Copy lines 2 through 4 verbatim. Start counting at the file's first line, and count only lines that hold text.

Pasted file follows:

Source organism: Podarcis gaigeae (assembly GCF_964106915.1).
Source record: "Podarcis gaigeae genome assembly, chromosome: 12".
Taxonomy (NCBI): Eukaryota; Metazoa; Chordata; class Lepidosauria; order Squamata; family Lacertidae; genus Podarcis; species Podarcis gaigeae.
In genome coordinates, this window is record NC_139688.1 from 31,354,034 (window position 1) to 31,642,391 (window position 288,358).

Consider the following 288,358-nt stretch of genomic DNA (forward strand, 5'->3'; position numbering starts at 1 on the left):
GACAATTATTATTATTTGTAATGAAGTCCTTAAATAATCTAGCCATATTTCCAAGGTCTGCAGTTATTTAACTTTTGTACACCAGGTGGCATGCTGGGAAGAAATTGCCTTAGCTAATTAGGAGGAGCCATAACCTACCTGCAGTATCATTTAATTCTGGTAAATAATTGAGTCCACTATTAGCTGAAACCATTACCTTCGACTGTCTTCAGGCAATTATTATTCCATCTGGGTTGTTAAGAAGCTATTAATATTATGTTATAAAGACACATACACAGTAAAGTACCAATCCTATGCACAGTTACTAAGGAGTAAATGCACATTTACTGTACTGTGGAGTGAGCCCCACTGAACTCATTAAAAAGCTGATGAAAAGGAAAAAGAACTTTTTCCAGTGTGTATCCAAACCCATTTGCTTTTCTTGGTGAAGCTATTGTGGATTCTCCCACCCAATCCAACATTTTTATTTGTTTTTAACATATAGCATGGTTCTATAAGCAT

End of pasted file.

Source record: "Podarcis gaigeae genome assembly, chromosome: 12".
Taxonomy (NCBI): Eukaryota; Metazoa; Chordata; class Lepidosauria; order Squamata; family Lacertidae; genus Podarcis; species Podarcis gaigeae.
In genome coordinates, this window is record NC_139688.1 from 31,354,034 (window position 1) to 31,642,391 (window position 288,358).